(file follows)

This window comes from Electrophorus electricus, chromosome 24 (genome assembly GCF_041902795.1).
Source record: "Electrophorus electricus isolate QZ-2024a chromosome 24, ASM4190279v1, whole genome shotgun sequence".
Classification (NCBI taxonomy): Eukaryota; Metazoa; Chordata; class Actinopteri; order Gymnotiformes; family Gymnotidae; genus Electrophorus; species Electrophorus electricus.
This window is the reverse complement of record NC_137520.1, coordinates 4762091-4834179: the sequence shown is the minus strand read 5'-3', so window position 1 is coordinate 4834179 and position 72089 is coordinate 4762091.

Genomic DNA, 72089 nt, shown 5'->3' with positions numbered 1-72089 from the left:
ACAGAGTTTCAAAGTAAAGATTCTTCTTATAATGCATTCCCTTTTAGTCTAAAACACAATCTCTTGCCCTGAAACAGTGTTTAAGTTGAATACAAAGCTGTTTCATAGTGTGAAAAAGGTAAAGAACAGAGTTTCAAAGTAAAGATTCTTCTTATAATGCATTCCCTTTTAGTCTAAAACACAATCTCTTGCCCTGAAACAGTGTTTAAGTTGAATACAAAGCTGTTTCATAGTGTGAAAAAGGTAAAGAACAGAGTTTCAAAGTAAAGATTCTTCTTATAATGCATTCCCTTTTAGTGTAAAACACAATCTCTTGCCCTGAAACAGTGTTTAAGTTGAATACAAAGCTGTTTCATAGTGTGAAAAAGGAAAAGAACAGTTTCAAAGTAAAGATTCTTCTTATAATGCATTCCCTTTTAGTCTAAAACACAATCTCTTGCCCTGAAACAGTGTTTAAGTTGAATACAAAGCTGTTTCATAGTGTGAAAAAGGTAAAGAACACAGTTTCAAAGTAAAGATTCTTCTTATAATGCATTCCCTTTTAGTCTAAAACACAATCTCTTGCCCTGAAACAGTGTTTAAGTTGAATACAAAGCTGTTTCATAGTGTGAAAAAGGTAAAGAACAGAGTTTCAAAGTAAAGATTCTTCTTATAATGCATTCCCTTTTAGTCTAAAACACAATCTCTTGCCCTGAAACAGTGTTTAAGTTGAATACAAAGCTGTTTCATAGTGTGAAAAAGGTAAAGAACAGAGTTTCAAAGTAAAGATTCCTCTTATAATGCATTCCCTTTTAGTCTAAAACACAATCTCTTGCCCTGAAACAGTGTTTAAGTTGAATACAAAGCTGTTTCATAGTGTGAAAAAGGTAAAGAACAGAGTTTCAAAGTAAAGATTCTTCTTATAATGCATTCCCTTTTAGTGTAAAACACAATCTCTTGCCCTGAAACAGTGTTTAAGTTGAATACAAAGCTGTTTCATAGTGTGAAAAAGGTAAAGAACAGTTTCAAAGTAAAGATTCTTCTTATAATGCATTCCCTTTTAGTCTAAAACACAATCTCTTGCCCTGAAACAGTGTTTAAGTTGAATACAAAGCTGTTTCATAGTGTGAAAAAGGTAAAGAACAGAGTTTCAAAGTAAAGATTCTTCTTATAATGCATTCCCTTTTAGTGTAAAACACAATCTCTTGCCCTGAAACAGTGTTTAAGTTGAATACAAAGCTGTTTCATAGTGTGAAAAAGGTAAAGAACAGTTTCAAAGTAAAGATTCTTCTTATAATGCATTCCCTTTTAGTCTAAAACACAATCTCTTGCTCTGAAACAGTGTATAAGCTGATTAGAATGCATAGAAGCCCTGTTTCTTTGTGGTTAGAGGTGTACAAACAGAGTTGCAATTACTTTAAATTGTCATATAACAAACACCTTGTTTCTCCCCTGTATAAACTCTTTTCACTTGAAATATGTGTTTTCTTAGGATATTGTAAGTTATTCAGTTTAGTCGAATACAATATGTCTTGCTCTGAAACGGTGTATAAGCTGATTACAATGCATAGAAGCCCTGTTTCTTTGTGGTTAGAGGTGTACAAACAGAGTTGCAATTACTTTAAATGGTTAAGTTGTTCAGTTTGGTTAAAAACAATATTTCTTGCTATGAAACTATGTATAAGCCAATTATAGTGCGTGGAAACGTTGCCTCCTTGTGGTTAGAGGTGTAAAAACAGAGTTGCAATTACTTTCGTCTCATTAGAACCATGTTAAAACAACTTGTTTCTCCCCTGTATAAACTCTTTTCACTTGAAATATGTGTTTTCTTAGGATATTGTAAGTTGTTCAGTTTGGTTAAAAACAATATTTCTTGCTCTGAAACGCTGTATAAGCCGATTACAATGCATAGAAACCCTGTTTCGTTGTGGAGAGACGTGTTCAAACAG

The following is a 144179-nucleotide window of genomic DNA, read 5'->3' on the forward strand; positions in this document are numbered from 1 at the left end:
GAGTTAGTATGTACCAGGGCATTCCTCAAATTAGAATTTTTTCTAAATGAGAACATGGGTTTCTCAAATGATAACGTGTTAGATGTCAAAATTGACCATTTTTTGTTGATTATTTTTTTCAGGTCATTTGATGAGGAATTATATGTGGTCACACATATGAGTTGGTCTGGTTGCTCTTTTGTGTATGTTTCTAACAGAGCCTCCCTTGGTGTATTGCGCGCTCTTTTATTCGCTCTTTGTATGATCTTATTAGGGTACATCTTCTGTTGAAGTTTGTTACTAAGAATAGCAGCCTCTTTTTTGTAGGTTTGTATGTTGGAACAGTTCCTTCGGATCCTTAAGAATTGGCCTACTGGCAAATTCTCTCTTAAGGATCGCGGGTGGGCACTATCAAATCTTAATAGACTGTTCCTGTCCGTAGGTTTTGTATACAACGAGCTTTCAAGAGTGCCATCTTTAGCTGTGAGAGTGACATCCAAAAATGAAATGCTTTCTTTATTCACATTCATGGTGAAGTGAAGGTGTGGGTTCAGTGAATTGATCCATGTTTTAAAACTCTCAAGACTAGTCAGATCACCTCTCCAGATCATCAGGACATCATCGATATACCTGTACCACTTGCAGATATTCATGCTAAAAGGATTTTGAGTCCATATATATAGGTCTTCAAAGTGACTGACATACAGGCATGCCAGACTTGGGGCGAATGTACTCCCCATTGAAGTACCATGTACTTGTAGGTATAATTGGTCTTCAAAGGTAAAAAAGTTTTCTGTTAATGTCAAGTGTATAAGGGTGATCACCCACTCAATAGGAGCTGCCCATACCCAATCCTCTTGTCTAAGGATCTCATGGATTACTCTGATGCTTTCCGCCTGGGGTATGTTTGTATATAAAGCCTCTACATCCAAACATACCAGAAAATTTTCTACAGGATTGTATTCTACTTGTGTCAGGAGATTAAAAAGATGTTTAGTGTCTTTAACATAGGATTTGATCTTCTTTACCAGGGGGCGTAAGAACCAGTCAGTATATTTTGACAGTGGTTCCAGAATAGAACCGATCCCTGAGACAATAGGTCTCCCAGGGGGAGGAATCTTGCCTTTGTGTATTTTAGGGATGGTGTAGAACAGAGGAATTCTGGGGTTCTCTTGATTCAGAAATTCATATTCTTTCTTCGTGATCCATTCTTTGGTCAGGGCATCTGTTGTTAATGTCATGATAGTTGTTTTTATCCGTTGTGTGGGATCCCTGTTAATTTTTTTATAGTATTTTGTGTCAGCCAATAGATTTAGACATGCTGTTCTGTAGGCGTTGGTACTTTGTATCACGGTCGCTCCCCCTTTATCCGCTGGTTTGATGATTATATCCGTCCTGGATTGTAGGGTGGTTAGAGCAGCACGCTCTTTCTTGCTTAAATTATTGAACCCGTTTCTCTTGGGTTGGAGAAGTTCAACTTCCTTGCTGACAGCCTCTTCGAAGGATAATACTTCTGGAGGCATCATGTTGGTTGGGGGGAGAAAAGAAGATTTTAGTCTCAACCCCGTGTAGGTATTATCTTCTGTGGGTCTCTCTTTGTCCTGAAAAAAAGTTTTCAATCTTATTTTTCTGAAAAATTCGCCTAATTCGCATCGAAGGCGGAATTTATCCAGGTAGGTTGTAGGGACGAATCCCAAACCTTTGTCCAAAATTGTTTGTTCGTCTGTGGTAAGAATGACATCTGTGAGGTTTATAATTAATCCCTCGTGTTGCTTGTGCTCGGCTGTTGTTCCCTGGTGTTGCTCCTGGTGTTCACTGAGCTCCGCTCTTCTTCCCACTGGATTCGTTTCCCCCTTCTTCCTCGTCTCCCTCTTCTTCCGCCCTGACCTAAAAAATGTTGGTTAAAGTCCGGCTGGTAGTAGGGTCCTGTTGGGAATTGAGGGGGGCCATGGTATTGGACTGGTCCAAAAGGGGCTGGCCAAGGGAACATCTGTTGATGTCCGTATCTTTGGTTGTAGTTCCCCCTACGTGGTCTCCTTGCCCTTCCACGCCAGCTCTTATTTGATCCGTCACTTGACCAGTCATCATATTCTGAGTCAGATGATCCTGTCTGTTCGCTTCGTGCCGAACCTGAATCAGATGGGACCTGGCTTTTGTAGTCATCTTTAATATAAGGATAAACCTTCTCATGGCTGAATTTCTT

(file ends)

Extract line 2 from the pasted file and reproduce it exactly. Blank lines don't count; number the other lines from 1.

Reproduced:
Source record: "Electrophorus electricus isolate QZ-2024a chromosome 24, ASM4190279v1, whole genome shotgun sequence".